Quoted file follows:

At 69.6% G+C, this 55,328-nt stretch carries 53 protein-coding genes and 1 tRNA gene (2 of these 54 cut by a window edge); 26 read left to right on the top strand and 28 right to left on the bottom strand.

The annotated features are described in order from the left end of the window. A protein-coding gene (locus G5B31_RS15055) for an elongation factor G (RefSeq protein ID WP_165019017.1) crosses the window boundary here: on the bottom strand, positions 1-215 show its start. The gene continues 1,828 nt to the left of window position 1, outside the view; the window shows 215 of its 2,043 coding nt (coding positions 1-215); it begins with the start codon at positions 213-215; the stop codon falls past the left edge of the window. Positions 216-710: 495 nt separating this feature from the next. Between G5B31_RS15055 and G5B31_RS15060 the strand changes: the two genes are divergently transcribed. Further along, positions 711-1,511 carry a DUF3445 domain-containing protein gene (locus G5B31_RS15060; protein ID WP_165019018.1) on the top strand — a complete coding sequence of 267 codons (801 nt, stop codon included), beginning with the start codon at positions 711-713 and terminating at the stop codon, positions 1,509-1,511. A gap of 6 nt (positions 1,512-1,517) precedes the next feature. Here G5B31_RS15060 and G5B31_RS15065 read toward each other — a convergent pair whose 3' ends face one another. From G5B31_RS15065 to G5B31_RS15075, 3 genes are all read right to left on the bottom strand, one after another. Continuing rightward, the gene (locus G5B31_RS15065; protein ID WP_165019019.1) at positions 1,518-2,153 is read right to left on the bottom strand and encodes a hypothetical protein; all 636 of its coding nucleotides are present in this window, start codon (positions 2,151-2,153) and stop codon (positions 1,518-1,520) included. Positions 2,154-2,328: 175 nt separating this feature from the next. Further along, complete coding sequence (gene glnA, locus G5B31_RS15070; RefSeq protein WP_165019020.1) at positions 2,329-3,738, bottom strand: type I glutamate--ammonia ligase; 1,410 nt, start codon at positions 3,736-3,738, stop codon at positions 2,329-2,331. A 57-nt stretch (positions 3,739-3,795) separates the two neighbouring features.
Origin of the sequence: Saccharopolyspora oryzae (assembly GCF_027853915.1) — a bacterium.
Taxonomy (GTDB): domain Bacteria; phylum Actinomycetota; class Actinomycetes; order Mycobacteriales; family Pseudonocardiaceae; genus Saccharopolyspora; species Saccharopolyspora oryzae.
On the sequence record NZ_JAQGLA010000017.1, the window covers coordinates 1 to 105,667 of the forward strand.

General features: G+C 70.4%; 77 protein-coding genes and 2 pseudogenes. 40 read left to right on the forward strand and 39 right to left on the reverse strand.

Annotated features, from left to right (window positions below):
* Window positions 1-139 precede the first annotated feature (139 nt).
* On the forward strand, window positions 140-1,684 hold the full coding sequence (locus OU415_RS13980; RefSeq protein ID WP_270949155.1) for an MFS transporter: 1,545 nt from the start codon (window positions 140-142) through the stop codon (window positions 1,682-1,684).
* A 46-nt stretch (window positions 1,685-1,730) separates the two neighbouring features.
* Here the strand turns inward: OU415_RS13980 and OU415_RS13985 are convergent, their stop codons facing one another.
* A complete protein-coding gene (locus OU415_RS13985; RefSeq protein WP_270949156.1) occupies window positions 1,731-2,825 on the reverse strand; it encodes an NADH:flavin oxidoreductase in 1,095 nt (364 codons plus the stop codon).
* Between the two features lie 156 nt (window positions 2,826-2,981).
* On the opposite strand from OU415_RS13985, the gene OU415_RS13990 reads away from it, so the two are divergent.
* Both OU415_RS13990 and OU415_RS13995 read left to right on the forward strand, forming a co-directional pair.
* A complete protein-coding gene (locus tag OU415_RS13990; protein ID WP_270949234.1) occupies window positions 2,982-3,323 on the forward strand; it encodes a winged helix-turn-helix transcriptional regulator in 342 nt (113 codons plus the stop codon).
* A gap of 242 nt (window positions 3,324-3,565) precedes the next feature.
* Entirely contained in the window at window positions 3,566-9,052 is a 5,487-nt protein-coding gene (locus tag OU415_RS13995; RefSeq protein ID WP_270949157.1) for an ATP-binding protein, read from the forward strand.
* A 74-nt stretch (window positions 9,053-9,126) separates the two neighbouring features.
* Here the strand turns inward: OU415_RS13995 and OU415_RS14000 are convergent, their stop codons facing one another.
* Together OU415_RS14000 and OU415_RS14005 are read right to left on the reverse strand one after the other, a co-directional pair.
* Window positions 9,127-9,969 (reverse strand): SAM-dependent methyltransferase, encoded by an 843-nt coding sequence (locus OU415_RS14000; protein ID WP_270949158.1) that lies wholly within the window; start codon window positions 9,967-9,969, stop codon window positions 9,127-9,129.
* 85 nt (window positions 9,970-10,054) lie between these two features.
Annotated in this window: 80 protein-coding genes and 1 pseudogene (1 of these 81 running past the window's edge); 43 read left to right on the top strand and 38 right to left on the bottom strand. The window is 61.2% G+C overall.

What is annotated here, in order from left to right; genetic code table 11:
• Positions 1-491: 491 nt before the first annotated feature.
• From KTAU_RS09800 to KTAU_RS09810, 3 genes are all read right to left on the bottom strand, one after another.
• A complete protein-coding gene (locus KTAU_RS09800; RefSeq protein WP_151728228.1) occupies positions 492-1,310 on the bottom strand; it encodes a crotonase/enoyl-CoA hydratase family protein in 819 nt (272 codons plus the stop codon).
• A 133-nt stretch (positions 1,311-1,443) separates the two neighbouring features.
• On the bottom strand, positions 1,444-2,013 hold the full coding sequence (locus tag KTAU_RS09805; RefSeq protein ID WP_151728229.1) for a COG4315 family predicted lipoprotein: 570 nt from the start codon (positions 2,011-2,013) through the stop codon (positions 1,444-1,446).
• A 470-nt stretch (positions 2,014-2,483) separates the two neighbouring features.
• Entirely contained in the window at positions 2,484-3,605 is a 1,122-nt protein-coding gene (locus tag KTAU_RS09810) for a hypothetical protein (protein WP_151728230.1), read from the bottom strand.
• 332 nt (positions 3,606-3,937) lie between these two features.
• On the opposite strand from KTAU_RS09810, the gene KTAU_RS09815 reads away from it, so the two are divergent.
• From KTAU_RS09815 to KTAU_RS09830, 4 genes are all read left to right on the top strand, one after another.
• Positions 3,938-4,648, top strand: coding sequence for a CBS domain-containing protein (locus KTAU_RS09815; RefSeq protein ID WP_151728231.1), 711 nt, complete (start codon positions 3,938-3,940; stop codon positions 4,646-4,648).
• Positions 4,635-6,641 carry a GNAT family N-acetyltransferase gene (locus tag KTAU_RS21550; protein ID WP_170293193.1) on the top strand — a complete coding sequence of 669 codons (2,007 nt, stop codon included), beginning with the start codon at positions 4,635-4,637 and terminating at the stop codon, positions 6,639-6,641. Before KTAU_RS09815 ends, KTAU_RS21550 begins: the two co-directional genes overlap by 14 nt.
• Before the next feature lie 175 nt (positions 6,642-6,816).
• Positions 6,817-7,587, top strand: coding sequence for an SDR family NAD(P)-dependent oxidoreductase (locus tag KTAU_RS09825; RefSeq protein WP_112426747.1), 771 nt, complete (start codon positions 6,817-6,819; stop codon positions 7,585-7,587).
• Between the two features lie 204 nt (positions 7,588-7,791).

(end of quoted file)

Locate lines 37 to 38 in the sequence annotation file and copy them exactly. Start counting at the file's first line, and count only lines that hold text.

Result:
• Positions 4,635-6,641 carry a GNAT family N-acetyltransferase gene (locus tag KTAU_RS21550; protein ID WP_170293193.1) on the top strand — a complete coding sequence of 669 codons (2,007 nt, stop codon included), beginning with the start codon at positions 4,635-4,637 and terminating at the stop codon, positions 6,639-6,641. Before KTAU_RS09815 ends, KTAU_RS21550 begins: the two co-directional genes overlap by 14 nt.
• Before the next feature lie 175 nt (positions 6,642-6,816).